Cuban GONGOs Dominate NGO Speaker’s List

At the meeting to adopt the report on Cuban rights violations at the UN Human Rights Council today, of the ten slots allotted for NGO speeches, eight were awarded to GONGOs (“Government-backed NGOs,” i.e., front groups) that bestowed lavish praise on the Castro regime.

This is no surprise after yesterday’s various mishaps at the NGO speaker sign-up desk. With limited spots available for NGOs to speak, getting on the list required making it to the line first thing in the morning. Mysteriously, these GONGOs all made it there before 8 AM when NGOs are allowed onto the UN premises. The first legitimate NGO to speak on Cuba, Centrist Democrat International (CDI), came in eighth on the speaker’s list. A representative of that organization had flown in from abroad and was sure to be the first NGO delegate to enter the UN, but even he was barely lucky enough to make it onto the list. There are eye-witness reports from Geneva delegates that Cuban diplomats drove GONGO members into the Palais des Nations at early hours of the morning.  

At the opening of this morning’s session, Germany on behalf of the European Union voiced its concern on this issue, saying a “group managed to start a queue long before NGOs can enter the premises.” UN Watch had released this story in yesterday’s blog.

The secretariat admitted that “yesterday, for some reasons we’re not entirely aware of, some NGO delegates could enter the building beforehand.”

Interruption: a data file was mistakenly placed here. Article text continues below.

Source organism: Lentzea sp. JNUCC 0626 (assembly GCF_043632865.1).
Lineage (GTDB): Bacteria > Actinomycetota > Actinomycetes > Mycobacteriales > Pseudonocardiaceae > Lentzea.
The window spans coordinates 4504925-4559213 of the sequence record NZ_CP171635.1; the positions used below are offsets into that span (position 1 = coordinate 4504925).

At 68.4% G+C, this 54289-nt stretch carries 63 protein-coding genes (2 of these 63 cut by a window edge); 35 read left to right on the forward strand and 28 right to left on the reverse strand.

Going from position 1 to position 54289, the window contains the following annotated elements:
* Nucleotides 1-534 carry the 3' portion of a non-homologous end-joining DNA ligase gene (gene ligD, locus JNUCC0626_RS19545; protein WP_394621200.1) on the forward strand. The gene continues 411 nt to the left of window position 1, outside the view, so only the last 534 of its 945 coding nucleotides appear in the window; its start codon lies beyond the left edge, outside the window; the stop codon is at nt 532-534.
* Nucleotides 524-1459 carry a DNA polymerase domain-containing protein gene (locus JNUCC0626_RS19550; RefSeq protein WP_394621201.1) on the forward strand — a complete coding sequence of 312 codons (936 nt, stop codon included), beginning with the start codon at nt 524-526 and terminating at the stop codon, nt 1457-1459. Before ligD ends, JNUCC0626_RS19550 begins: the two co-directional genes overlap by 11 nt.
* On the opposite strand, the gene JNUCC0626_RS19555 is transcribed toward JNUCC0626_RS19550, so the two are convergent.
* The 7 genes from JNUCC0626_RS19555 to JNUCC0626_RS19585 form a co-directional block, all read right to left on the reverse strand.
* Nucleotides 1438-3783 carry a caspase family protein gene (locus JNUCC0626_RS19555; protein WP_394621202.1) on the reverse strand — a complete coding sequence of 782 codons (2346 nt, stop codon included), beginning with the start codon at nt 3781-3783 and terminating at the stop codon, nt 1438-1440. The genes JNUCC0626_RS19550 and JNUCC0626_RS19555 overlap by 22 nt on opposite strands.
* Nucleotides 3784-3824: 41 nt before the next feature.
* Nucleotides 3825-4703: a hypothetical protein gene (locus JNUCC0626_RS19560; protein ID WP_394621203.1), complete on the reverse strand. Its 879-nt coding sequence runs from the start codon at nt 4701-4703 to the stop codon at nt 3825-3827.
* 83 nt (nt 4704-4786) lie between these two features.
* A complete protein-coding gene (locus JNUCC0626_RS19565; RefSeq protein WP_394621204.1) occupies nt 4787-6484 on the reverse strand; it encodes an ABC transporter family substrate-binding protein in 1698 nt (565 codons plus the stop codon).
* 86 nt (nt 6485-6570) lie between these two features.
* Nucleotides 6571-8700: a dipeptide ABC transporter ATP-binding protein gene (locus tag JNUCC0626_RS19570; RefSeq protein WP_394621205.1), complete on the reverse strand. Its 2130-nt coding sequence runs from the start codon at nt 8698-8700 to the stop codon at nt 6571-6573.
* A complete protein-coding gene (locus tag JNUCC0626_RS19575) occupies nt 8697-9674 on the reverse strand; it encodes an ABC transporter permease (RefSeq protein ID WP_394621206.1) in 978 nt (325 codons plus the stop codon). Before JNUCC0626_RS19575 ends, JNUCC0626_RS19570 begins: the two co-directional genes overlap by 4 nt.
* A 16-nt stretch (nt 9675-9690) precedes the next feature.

In his testimony for CDI, former Cuban prisoner of conscience, Jose Gabriel Ramon Castillo drew attention to the plight of hundreds of political prisoners and prisoners of conscience in Cuba. He cited 21 deaths in prisons because of medical negligence or psychological harassment, more than 500 cases of arbitrary arrests and 26 imprisonments of human rights defenders. “On behalf of the thousands of Cubans who are repressed tortured and whose fundamental rights are violated, I ask this Council to bring justice, and that this document should explain the real situation of human rights in Cuba,” he said.

This and one other speech for Castro’s victims were too much for the Cuban delegation who, in its closing remarks, accused them of serving imperialist interests. “Just as a swallow doesn’t mean there’s a summer, the noisy voices of those not-NGOs, but mercenaries in pay of the empire and defeated voice of counter-revolution, we regret they felt the need to come here and make the clown act. At any rate, we will continue to be victorious,” Cuba said.

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